Primocane-fruiting raspberries (Rubus idaeus L.) produce new canes (primocanes) from buds on the roots or from basal buds on older canes or the crown. Flowers are initiated on these primocanes regardless of daylength and when field-grown can produce fruit within one growing season, usually in late summer or fall (Keep, 1961). Flowering and fruiting occurs on the distal buds of the primocane with proximal buds remaining dormant until the following spring, providing the potential for two crops per year. More traditional floricane-fruiting raspberries initiate flowers in axillary buds on primocanes under short days and cooler temperatures of fall, but a chilling period is required before these buds will grow. Consequently, axillary buds on floricanes flower and fruit in early summer of the second year. If given enough time, many raspberry genotypes will eventually initiate flowers on primocanes that have not been exposed to short days or cool temperatures, but these are not generally called primocane-fruiting types because fruiting does not happen within a typical growing season (Jennings, 1988).
When fruited both in summer and fall, crop quality can be reduced relative to a fall-only crop (Pritts, 1989). Although double-fruiting is practiced in California, Chile, and some other warm regions where chilling hours are limited (Daubeny et al., 1992), many primocane types are fruited for the fall crop only. Because of their adaptability and ease of manipulation, growers have been able to achieve season extension even when fruiting for a single crop. These techniques, coupled with earlier and later fruiting cultivars with good fruit characteristics, are having a dramatic impact on the raspberry market. Fresh raspberries are now available every month of the year from U.S. sources (USDA, Agricultural Marketing Service) with much of the fresh market supplied by primocane-fruiting cultivars.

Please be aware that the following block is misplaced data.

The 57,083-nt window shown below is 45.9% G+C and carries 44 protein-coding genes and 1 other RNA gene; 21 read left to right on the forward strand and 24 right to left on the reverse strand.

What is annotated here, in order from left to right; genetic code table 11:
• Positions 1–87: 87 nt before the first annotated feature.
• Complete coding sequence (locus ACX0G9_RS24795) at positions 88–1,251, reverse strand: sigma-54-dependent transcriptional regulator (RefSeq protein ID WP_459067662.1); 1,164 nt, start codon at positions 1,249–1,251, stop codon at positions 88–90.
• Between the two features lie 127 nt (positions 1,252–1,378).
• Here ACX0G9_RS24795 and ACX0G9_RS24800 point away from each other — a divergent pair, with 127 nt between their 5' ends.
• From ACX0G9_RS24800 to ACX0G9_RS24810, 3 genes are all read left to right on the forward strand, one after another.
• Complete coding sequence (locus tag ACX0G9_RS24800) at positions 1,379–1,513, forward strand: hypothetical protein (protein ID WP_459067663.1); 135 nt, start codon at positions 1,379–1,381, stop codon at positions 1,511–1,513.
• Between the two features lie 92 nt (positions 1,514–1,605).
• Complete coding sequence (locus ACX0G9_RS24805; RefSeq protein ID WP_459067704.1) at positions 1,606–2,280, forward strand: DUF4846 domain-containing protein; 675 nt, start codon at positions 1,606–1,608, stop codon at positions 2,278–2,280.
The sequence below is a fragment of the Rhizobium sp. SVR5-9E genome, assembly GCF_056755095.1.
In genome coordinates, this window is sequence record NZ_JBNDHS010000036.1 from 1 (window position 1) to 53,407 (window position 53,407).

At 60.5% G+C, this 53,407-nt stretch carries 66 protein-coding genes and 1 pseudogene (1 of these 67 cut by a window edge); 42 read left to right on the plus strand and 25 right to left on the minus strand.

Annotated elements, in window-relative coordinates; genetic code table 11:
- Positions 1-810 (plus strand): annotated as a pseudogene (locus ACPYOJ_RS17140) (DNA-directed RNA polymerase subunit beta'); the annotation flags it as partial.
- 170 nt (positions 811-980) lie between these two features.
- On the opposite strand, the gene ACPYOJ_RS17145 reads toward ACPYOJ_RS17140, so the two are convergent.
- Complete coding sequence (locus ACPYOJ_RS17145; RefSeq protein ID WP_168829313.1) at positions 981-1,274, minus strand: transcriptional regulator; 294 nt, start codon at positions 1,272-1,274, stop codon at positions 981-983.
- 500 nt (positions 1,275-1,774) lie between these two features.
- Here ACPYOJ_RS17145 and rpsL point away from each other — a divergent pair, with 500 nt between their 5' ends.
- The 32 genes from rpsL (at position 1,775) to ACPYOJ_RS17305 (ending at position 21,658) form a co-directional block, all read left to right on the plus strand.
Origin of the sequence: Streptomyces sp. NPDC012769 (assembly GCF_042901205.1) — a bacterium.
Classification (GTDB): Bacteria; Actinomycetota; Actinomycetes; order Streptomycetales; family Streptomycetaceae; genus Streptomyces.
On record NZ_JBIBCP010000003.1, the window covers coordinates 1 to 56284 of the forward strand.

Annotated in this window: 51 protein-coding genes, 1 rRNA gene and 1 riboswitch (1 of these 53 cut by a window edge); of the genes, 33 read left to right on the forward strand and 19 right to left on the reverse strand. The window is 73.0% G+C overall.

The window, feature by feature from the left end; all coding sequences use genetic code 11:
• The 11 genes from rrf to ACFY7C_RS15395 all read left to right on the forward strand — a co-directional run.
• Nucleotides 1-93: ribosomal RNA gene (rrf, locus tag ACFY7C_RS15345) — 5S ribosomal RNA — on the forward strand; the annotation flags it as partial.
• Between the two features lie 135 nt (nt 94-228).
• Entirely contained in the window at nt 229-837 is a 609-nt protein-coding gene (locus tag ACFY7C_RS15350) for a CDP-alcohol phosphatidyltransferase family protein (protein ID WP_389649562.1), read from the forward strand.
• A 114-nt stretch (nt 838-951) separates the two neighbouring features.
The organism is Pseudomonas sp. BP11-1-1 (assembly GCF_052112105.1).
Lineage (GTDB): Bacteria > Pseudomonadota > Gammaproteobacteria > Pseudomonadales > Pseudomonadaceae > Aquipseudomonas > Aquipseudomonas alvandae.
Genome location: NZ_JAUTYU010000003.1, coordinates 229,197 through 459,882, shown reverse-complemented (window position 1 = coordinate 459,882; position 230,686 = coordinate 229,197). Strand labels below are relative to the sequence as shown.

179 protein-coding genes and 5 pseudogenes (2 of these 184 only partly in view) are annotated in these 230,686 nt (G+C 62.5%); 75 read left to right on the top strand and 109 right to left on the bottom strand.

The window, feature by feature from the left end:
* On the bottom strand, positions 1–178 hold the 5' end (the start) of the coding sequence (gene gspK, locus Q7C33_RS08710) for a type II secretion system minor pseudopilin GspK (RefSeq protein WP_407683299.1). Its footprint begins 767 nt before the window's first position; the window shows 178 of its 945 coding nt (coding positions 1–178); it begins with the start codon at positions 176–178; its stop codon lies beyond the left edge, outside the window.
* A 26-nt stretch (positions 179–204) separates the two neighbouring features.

Dale, A., Gilley, A. & Kent, E.M. 2001 Performance of primocane-fruiting raspberries grown in the greenhouse J. Amer. Pom. Soc. 55 27 33
Dale, A., Pirgozliev, S., King, E.M. & Sample, A. 2005 Scheduling primocane-fruiting raspberries (Rubus idaeus L.) for year-round production in greenhouses by chilling and summer-pruning of canes J. Hort. Sci. Biotechnol. 80 346 350
Demchak, K., Lamont, W.J. & Orzolek, M.D. 2003 High tunnel berry production 119 126 High tunnel production manual Dept. of Horticulture, Penn State Univ University Park, PA
Oliviera, P.B., Oliviera, C.M., Lopes-da-Fonseca, L. & Monteiro, A.A. 1996 Off-season production of primocane-fruiting red raspberry using summer pruning and polyethylene tunnels HortScience 31 805 807
Oliviera, P.B., Oliviera, C.M., Machado, P.V., Lopes-da-Fonseca, L. & Monteiro, A.A. 1998 Improving off-season production of primocane-fruiting red raspberry by altering summer-pruning intensity HortScience 33 31 33
Pritts, M.P. 1989 Pruning and trellising brambles Pritts M.P. & Handley D. Bramble production guide Natural Resource, Agriculture, and Engineering Service publication 35 Ithaca, NY
Pritts, M., Hanson, E., Fiola, J. & Kelly, M.J. 1992 Rowcovers accelerate fruiting and increase productivity in primocane-fruiting red raspberries HortTechnology 2 46 51
Swartz, H.J., Naess, K., Fiola, J., Stiles, H., Smith, B., Pritts, M., Sanford, J. & Maloney, K. 1992 Raspberry genotypes for the East Coast Fruit Var. J. 46 212 216